In 1857 a young man who would later be known by the name George Sarawia boarded the Anglican missionary ship the Southern Cross, which had anchored off Vanua Lava, one of the Banks Islands in the far north of Vanuatu. Sarawia wanted the steel axes he had seen the white visitors brandish; the Reverend John Patteson wanted the languages of Vanua Lava. At missionary-run schools in Auckland and on Norfolk Island Sarawia became Patteson’s teacher, as well as his pupil, as they worked together on translations of the Bible into Melanesian languages.

A photograph taken after Sarawia’s ordination as a minister survives. With his goatee, tilted chin, and eyes staring into the distance, he looks like a Melanesian Trotsky. Sarawia may have become a Christian clergyman, but he never disavowed the traditions of his peoples. He dressed like a Melanesian, not a British vicar; he became a senior member of the suqe, a secret society whose members sacrificed pigs to please their ancestors. Patteson became fascinated by his friend’s culture, as well as his languages. The missionary who had come to extirpate Melanesian religion began to record its gods, its doctrines, its rites.

Patteson was killed in 1871, but another missionary, Robert Codrington, continued the collaboration with Sarawia. With Sarawia’s assistance, he produced a series of articles, and in 1891 published The Melanesians, a big book crammed with the stories and rituals of the Banks Islands. Codrington’s research was devoured by scholars in Europe. George Fraser quoted it obsessively through the twelve volumes of The Golden Bough, his study of magic and religion. The Golden Bough was in turn read and quoted by many of the twentieth century’s most famous intellectuals and artists, from TS Eliot to Margaret Mead to Jim Morrison.

In one section of The Melanesians, Codrington turns his attention to a ‘belief in the Banks Islands’ of a power ‘like that of Vampires’. Codrington writes that:

The same name talamaur was given to one whose soul was supposed to leave the grave and absorb the lingering vitality of a freshly dead person. There was a woman, some years ago, of whom the story is told that she made no secret of doing this, and that once on the death of a neighbour she gave notice that she would go in the night and eat the vitality. The friends of the deceased therefore kept watch in the house where the corpse lay, and at dead of night heard a scratching at the door, followed by a rustling noise close by the body. One of them threw a stone and seemed to hit the unknown thing; and in the morning the talamaur was found with a bruise on her arm, which she confessed was caused by a stone thrown at her whilst she was eating the vitality.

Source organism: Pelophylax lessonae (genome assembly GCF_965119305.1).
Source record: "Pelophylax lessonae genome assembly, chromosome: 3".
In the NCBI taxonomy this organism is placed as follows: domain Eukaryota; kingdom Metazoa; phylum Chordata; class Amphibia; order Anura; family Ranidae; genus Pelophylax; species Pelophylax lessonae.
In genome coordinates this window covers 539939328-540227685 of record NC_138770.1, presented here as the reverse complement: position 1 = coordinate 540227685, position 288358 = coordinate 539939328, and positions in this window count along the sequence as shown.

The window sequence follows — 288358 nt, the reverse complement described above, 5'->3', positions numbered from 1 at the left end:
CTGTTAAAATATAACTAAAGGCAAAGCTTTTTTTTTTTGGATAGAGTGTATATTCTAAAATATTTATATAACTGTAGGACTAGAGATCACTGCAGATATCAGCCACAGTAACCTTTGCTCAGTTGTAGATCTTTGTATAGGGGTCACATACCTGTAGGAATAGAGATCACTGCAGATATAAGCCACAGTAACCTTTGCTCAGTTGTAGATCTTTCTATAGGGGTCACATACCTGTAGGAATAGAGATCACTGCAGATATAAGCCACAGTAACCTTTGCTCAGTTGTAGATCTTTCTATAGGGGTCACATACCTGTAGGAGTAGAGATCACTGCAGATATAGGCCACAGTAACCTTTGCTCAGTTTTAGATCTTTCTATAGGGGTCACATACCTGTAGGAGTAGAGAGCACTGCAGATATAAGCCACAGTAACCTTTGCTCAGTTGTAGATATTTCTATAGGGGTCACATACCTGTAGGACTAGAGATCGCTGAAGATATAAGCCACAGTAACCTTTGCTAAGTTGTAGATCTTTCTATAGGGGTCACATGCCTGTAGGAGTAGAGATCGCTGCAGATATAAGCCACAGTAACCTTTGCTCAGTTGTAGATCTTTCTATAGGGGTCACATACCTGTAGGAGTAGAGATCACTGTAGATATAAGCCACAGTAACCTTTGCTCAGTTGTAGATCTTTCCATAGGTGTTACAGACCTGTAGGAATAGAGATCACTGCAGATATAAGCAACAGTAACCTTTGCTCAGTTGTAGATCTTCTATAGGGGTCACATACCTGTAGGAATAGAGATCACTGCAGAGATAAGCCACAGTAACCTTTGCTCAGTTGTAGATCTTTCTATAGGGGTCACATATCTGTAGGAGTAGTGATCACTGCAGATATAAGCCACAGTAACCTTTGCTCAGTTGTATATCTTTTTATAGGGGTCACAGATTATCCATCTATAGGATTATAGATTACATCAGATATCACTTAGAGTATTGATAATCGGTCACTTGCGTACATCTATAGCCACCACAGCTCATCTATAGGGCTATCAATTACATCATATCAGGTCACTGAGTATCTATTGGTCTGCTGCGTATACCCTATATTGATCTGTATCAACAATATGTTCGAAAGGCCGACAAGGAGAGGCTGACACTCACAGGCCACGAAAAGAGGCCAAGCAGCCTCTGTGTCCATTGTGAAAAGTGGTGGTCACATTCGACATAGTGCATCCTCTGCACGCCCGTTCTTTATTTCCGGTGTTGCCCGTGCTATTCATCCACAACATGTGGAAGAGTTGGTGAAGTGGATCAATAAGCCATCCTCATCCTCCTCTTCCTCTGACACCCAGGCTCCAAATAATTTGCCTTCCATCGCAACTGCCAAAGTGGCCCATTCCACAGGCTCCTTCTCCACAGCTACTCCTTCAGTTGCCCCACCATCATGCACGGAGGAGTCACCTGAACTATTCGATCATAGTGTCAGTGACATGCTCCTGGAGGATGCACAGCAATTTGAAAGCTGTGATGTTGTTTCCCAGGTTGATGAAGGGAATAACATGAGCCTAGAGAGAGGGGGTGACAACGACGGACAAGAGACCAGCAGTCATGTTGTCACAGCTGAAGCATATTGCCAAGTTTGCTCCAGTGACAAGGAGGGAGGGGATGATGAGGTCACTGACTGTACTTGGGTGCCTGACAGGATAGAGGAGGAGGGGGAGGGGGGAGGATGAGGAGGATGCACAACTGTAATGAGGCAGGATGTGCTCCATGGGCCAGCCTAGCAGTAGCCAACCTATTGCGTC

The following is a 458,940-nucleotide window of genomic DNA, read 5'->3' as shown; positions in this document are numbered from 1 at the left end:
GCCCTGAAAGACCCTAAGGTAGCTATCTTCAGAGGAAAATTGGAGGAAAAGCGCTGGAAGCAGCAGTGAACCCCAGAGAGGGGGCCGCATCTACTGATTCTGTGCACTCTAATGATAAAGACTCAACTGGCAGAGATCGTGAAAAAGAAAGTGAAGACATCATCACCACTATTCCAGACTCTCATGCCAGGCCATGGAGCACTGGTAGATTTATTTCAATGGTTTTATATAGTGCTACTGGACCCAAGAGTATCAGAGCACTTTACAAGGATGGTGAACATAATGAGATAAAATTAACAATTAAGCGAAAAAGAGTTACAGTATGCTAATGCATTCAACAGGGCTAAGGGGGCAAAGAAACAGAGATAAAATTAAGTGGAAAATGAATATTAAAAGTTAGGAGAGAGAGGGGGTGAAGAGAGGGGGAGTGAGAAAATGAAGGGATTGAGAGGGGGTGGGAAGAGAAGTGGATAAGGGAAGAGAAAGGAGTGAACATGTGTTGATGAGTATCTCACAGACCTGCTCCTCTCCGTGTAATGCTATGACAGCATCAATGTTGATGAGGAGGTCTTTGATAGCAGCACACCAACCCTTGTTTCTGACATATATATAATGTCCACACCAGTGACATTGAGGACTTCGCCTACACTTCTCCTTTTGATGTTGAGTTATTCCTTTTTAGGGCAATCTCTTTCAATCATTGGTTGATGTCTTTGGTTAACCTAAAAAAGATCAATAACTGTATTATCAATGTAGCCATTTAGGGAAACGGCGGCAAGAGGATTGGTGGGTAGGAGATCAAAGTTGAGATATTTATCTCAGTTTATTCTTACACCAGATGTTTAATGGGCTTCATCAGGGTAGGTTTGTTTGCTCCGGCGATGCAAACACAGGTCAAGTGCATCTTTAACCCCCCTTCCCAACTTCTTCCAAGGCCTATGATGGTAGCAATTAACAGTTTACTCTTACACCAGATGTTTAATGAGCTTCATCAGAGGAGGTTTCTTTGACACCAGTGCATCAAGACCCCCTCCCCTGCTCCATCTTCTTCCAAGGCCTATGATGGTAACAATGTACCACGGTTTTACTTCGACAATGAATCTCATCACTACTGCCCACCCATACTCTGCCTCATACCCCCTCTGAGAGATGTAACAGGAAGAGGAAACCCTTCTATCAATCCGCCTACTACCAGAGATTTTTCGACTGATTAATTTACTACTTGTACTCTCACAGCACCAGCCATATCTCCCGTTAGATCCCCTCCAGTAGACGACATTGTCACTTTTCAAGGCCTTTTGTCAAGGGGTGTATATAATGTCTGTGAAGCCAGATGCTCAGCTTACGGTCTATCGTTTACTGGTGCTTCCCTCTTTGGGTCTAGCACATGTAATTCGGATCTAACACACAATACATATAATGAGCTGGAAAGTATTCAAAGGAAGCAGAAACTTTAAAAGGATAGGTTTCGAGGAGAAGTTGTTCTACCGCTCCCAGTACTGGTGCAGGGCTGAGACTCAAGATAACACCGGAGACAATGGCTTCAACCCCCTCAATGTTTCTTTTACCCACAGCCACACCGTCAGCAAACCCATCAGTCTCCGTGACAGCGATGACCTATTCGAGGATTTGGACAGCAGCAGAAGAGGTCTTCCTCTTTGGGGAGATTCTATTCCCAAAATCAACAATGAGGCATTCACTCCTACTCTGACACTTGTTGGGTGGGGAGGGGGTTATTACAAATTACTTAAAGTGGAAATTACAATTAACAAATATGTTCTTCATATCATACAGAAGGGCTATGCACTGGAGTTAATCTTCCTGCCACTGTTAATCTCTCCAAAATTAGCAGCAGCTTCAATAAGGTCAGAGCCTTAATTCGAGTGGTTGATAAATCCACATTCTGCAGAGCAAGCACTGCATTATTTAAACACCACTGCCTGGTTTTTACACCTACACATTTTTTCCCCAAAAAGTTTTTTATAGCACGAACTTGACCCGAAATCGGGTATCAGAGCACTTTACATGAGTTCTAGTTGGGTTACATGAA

The work of a couple of twenty-first century scholars complements Codrington’s account of the talamaur.

Alexandre Francois is a French linguist who has sent his career collecting the vocabularies, legends, and poems of Banks Islands languages, and archiving them on the internet. A photograph on Francois’ site shows his sitting in the gloom of a windowless pandanus hut with Maten Womal, one of the three surviving speakers of Olrat, a language of western Vanua Lava. In one of his essays Francois explains that the word ‘tala’ refers, in many Banks languages, to a ‘soul’ or ‘spirit’ of humans and higher mammals. From the root ‘tala’ many different flowers may grow, including ‘tala-mauri’, which Francois describes as:

[A] magical practice whereby a person endowed with supernatural powers is capable, while their body is asleep, of letting their own soul wander and migrate between worlds, for a few hours, before returning.

Francois notes that sickness is often explained, in the Banks Islands and elsewhere in Vanuatu, by the loss of a sufferer’s soul. A healer may go on a sort of spirit-journey to recover the soul, reunite it with its body, and thereby heal the body.